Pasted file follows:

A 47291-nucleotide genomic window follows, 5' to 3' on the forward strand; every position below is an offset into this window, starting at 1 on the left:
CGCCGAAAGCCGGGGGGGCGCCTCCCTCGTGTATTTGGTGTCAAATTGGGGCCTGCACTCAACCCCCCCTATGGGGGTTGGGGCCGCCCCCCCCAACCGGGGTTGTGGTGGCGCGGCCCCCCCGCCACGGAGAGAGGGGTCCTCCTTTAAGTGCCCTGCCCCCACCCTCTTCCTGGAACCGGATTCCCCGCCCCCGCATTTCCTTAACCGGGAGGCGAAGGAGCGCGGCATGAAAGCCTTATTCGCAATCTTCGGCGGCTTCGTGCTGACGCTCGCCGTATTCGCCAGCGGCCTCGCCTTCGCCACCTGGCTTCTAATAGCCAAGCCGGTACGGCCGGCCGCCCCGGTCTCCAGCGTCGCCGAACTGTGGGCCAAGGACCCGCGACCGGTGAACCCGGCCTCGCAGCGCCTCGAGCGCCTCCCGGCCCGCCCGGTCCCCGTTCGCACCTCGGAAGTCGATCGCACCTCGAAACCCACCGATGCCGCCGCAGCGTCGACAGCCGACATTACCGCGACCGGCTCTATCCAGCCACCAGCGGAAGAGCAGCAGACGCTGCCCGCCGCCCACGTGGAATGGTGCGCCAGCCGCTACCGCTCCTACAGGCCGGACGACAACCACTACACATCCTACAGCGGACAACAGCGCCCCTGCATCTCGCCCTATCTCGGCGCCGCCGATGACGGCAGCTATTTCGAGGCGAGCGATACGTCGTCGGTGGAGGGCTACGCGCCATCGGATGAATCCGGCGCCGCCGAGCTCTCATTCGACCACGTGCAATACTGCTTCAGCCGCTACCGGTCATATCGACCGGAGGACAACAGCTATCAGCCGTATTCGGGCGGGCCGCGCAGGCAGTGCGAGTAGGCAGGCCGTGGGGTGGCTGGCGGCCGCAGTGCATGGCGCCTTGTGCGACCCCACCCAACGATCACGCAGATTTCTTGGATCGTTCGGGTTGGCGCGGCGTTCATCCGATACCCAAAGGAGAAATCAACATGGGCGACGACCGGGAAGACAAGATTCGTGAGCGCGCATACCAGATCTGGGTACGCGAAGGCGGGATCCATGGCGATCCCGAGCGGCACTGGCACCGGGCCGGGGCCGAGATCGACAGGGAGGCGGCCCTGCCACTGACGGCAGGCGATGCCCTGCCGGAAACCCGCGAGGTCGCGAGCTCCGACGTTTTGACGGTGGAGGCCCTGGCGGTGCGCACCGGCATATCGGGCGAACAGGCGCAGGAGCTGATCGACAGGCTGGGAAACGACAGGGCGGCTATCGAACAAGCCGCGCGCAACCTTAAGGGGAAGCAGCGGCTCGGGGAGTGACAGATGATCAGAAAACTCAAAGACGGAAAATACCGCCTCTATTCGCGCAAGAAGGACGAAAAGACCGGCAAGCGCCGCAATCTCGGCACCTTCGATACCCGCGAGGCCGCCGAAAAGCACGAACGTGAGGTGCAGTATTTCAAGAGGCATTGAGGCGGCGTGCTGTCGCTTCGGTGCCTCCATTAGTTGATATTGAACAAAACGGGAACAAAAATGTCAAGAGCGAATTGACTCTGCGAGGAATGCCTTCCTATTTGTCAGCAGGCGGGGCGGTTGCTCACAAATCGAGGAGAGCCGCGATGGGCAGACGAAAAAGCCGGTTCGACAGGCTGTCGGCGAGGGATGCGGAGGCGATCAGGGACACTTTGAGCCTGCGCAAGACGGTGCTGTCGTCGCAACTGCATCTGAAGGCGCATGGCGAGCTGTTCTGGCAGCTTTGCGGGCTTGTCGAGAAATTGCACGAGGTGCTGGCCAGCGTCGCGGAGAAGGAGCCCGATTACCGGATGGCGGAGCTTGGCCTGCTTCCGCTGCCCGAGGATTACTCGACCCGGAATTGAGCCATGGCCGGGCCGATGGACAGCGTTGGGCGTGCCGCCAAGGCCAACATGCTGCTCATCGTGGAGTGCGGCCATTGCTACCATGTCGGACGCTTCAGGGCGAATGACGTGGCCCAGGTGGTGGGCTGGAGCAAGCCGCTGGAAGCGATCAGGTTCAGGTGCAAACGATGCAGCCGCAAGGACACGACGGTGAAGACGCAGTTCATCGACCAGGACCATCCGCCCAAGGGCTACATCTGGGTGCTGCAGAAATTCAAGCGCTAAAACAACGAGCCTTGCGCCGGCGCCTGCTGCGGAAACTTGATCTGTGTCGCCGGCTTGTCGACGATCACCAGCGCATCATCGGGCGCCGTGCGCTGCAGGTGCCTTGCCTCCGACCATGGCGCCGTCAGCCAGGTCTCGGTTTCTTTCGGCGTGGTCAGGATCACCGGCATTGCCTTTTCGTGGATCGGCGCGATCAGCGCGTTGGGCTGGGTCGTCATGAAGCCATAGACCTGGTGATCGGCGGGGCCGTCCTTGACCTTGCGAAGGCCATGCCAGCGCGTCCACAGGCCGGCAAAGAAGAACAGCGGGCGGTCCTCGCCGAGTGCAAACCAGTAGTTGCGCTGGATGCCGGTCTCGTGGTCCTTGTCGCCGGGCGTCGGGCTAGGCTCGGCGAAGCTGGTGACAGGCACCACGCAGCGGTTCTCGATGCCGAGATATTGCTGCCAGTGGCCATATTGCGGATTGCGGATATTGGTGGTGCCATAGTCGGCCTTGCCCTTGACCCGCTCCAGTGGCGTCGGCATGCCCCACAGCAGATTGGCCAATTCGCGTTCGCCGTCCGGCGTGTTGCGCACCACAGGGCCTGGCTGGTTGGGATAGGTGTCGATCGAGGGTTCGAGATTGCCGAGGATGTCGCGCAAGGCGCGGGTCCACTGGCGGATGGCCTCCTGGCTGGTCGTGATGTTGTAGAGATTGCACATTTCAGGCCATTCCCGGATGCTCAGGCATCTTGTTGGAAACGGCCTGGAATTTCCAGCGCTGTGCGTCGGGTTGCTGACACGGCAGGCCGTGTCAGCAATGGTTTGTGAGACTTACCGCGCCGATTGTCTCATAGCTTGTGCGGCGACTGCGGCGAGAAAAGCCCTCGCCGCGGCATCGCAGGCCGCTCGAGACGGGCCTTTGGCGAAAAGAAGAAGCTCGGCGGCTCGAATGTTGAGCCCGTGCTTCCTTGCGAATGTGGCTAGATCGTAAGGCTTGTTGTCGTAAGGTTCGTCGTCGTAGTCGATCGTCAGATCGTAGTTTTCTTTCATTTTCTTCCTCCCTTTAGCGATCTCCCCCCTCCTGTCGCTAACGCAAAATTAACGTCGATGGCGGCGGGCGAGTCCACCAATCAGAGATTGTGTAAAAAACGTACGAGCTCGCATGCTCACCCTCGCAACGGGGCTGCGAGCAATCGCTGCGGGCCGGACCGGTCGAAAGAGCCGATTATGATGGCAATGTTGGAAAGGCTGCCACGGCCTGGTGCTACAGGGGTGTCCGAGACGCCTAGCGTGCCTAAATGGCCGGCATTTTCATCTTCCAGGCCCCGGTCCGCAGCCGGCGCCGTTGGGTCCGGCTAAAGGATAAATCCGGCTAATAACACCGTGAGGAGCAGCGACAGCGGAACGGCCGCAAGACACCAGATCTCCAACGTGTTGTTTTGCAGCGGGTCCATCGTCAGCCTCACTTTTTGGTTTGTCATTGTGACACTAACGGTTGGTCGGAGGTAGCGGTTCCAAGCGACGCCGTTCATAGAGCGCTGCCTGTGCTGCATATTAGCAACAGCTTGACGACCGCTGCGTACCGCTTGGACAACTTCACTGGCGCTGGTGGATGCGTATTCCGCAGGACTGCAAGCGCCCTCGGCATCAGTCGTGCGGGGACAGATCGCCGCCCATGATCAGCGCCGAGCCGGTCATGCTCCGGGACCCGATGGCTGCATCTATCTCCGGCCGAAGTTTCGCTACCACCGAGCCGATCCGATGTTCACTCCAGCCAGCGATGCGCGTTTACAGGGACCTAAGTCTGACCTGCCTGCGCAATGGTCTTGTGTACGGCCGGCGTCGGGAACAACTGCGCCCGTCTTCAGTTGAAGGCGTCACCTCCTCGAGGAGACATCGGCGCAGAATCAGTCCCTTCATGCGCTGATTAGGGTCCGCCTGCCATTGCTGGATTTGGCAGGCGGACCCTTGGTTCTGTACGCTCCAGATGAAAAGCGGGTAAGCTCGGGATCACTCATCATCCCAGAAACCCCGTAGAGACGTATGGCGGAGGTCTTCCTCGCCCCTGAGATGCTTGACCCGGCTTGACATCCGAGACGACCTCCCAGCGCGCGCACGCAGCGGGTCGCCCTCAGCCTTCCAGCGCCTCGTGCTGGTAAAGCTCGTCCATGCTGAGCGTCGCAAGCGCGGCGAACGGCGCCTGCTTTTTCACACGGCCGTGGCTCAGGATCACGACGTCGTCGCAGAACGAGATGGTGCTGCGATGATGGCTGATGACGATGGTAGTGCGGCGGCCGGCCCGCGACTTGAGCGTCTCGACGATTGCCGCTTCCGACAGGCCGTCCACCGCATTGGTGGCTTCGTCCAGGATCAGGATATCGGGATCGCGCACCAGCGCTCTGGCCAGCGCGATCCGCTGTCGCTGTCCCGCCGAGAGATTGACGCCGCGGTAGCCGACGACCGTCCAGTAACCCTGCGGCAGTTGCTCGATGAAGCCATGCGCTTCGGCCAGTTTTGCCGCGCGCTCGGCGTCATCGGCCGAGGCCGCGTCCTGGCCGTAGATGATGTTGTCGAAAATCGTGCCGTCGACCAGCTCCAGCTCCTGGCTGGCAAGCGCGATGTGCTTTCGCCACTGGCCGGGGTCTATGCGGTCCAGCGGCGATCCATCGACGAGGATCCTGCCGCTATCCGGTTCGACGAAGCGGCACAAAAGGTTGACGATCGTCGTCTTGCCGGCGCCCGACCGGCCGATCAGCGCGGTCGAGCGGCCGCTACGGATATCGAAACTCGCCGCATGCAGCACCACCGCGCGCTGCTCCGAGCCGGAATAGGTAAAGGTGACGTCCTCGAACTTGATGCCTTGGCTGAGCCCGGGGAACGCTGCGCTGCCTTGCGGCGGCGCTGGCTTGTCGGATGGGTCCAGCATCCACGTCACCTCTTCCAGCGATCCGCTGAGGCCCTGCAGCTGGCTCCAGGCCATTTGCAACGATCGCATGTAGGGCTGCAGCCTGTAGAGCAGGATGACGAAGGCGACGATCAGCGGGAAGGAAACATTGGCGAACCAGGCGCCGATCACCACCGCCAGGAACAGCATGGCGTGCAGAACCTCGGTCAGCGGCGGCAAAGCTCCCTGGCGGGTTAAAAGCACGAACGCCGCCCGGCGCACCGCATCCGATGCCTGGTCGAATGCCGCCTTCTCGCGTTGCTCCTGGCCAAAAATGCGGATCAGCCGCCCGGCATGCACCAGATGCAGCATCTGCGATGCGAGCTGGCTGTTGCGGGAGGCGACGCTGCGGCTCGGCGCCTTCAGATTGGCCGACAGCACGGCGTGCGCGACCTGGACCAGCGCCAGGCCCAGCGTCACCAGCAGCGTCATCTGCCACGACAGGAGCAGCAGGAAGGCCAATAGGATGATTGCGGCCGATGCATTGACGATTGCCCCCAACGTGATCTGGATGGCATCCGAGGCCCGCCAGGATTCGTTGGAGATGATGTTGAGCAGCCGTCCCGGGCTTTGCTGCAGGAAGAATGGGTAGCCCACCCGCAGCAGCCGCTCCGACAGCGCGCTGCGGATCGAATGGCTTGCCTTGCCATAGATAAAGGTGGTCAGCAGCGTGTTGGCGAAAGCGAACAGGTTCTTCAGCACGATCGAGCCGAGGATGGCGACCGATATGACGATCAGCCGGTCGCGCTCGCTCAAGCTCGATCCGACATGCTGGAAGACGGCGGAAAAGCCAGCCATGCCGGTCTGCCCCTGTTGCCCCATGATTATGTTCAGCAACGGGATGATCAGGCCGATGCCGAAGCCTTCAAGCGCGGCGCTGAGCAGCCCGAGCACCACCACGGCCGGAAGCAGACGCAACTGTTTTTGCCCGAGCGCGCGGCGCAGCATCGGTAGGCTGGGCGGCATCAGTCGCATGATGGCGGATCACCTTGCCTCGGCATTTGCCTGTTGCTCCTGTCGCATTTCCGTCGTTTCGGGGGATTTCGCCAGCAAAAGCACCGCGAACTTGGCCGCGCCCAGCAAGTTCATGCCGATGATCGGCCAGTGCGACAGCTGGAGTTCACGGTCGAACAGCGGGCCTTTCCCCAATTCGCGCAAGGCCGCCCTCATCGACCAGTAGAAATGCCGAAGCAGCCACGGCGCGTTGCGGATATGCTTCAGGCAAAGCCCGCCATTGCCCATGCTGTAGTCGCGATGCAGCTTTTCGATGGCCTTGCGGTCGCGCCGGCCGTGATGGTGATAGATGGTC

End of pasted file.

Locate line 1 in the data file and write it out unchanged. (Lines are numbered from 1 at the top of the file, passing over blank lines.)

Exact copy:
A 47291-nucleotide genomic window follows, 5' to 3' on the forward strand; every position below is an offset into this window, starting at 1 on the left: